In Seattle, the History Is Female Too
Elected as the city’s first female mayor in 1926, Landes fought police corruption and made the first crack in Seattle’s mayoral glass ceiling—which would shatter 91 years later.
The first African American educator Seattle Public Schools ever hired—in 1947—started at West Seattle’s Cooper Elementary, where the mother of one of her students insisted the second grader be reassigned to another teacher. The request was summarily denied. Dewitty ultimately won over all her students (and their parents) and enjoyed a long teaching career and a historic (if unsuccessful) run for Seattle City Council.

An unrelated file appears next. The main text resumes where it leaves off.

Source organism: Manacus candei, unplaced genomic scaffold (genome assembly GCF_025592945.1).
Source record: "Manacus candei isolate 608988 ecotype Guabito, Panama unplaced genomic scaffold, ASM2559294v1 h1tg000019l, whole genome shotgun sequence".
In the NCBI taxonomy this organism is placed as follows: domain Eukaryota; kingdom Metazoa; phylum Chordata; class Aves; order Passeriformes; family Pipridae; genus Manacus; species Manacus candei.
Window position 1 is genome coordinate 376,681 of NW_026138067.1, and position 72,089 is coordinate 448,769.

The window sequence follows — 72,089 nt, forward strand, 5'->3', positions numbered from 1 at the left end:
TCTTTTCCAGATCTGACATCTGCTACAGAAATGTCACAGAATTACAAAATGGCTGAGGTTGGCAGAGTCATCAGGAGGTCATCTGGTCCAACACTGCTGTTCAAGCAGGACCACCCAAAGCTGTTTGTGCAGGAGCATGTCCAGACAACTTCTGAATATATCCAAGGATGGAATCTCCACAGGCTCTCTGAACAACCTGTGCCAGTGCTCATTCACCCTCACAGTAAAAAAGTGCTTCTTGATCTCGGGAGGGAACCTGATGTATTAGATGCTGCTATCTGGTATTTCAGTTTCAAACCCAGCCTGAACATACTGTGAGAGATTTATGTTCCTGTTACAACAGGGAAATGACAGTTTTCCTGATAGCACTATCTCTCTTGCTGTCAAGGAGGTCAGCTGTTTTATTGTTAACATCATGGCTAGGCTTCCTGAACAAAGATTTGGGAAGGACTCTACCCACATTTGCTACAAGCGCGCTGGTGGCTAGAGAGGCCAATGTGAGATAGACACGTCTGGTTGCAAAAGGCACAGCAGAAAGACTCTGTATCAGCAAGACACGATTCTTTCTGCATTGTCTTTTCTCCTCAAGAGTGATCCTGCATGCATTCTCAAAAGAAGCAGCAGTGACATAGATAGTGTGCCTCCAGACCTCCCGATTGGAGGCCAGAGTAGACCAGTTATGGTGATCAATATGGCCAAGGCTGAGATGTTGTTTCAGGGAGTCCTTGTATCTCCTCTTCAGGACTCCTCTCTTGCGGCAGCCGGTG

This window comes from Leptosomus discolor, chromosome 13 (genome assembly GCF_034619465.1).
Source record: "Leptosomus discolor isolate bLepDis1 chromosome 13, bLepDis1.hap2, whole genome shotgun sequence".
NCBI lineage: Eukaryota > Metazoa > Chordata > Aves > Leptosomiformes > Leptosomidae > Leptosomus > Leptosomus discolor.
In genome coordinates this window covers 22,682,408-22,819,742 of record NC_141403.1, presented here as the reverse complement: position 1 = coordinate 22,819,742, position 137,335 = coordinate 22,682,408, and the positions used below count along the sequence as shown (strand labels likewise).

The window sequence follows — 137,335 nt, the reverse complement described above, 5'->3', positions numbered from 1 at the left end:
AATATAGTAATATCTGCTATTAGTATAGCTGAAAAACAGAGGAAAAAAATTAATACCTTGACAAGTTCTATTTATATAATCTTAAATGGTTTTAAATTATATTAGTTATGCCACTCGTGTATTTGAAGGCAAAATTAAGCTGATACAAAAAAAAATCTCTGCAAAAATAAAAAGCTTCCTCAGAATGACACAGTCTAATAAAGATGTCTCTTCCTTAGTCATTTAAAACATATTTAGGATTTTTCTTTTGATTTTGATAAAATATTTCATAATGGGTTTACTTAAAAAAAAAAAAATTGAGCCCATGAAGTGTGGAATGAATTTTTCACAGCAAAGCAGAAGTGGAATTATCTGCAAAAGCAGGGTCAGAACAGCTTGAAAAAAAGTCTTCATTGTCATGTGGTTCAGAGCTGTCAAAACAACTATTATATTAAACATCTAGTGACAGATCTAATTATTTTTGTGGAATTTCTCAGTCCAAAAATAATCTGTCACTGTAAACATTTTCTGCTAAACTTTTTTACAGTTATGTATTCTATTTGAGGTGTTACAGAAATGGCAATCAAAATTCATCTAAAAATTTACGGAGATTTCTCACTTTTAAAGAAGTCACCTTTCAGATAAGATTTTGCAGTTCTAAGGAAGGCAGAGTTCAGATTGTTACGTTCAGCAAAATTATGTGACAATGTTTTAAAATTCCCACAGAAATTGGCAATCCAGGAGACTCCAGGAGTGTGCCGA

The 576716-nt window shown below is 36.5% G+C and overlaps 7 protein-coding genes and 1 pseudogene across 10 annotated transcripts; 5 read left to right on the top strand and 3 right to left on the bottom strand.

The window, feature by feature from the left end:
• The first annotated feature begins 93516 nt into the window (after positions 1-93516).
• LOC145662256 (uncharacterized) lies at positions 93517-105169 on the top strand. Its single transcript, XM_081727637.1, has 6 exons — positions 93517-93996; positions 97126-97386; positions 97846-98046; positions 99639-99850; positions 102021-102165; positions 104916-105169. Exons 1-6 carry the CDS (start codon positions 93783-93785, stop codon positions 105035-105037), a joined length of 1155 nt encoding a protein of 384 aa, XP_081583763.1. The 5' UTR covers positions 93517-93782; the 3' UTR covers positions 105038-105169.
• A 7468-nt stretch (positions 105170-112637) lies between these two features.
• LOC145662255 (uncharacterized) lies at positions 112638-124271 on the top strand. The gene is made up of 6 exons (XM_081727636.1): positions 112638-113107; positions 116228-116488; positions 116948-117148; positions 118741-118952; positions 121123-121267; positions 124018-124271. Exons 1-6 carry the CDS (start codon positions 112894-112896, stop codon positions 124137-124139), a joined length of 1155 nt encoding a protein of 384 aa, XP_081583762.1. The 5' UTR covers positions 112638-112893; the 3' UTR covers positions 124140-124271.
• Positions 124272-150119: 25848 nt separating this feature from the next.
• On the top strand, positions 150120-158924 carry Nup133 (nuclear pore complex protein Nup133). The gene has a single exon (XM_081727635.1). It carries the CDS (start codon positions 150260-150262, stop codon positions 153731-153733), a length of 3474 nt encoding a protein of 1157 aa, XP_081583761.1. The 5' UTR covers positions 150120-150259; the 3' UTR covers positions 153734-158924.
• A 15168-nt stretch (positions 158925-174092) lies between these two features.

Also known Princess Angeline, Kikisoblu was a Suquamish Tribe member and the eldest daughter of Chief Sealth (from whom Seattle takes its name). She remained long after white settlers claimed the city as their own—in a cabin near present-day Pike Place Market—a decades-long reminder to Seattleites of who was here first.
Mary Elizabeth “Lizzie” Ordway
She arrived in the 1860s as part of the Mercer Girls, a group of women invited here to balance the city’s lopsided men-to-women ratio, but ended up a teacher (the first in Seattle Public Schools), thought leader (she was elected superintendent of Kitsap County schools), and suffragette (joining Susan B. Anthony on a speaking tour).
Hired in 1915 by the Seattle Police Department, where as a woman she was apparently expected to not don the official uniform, Hunsicker went ahead and donned the official uniform. Her recalcitrance didn’t stop there. Later suspended for, according to city archives, “engaging in work other than that assigned to her,” she enjoyed a long career as a cop and helped pave the way for female officers.